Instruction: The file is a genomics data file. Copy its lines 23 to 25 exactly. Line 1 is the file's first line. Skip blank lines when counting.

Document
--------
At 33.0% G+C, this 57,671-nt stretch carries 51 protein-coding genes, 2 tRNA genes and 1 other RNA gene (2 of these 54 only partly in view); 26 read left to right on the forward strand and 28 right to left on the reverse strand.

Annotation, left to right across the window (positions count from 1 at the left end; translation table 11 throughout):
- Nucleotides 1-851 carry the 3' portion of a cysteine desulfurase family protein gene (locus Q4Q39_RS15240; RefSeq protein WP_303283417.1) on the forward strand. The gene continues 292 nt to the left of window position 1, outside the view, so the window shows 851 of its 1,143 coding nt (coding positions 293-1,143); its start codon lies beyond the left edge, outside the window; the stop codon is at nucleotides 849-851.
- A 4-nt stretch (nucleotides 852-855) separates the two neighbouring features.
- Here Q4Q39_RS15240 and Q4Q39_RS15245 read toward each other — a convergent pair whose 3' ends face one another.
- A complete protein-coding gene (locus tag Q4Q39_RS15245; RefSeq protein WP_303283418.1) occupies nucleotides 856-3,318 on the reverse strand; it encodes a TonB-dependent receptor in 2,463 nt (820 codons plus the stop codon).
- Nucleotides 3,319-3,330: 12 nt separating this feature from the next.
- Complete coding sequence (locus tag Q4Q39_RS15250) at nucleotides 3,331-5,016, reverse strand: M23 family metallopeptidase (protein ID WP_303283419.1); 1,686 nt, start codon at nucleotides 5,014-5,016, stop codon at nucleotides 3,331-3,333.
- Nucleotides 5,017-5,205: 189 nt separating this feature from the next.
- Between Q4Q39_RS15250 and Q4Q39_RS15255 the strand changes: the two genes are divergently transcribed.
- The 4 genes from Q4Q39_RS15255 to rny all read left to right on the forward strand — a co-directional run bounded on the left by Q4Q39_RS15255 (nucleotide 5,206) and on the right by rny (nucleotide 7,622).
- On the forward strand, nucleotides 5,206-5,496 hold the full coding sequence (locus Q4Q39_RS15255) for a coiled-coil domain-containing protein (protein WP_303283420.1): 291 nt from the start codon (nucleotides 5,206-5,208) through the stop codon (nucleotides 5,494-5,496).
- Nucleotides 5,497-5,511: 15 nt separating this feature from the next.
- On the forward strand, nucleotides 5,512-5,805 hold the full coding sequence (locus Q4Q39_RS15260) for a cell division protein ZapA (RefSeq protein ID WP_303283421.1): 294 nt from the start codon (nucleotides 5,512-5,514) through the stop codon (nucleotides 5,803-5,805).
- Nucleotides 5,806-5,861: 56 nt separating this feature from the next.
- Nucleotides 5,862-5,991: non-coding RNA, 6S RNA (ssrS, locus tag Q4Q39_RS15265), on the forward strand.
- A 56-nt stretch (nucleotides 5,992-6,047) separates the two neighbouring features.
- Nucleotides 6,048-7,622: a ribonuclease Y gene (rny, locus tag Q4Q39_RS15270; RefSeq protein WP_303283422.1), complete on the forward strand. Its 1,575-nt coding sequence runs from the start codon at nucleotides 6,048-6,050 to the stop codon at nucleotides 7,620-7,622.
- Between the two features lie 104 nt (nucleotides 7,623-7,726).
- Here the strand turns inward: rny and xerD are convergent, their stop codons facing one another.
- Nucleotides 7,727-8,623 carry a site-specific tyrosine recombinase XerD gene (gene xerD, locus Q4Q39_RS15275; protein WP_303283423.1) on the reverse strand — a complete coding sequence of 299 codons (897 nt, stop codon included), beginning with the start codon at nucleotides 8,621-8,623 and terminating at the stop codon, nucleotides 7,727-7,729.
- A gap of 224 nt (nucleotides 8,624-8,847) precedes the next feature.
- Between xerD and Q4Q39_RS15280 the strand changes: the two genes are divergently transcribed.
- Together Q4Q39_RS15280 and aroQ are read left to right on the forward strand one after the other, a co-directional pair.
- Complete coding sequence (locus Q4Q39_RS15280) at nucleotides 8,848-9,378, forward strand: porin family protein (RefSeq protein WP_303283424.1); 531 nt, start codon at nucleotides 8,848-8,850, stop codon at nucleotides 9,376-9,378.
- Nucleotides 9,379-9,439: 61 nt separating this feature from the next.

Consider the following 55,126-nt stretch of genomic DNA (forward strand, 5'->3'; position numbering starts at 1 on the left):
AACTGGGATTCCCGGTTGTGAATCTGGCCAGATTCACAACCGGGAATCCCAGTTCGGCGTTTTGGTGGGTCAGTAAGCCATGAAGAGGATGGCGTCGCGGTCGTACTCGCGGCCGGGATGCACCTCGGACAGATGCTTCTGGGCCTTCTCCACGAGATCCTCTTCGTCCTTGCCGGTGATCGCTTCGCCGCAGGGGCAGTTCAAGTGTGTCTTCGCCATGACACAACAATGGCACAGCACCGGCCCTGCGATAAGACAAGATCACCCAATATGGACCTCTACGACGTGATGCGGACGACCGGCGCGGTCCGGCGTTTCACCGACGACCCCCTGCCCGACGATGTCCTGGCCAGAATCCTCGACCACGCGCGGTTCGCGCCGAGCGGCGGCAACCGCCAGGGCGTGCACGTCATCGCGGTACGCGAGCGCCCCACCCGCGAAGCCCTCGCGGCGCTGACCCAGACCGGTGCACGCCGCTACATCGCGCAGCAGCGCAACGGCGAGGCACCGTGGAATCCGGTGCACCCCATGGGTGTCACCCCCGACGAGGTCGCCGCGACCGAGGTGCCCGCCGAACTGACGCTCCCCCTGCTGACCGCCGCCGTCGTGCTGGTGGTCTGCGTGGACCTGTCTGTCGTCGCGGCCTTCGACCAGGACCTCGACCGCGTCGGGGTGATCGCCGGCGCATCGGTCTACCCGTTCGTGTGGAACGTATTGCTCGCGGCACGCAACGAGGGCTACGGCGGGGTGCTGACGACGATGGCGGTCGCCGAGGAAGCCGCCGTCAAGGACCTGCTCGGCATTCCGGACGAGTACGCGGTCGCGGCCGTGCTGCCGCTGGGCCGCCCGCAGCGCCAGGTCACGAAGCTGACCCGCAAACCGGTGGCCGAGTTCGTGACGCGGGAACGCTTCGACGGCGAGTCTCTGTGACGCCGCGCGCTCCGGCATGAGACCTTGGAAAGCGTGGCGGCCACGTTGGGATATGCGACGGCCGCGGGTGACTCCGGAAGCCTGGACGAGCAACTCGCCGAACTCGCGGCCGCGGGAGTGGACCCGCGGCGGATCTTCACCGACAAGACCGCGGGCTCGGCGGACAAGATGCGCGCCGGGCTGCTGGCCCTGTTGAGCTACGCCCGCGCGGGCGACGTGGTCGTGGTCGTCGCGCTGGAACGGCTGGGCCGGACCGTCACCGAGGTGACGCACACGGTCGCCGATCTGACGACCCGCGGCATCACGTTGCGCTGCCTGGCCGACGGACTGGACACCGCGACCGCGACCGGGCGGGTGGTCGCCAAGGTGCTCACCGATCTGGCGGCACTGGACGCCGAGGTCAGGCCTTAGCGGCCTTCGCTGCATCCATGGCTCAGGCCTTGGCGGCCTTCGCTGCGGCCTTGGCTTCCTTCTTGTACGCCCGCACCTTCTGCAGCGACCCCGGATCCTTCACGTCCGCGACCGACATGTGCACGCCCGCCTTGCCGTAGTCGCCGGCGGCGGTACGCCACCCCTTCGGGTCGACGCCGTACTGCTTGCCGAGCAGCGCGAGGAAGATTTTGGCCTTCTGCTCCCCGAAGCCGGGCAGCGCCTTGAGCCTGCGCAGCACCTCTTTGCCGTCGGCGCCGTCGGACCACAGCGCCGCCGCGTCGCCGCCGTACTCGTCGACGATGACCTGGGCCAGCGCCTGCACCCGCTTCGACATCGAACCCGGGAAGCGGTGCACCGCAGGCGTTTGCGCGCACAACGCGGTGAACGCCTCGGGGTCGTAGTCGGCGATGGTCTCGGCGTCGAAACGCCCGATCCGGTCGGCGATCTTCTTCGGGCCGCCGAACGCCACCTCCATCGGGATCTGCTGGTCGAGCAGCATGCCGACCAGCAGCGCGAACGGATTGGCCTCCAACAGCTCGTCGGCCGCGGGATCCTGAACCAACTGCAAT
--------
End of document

- Between xerD and Q4Q39_RS15280 the strand changes: the two genes are divergently transcribed.
- Together Q4Q39_RS15280 and aroQ are read left to right on the forward strand one after the other, a co-directional pair.
- Complete coding sequence (locus Q4Q39_RS15280) at nucleotides 8,848-9,378, forward strand: porin family protein (RefSeq protein WP_303283424.1); 531 nt, start codon at nucleotides 8,848-8,850, stop codon at nucleotides 9,376-9,378.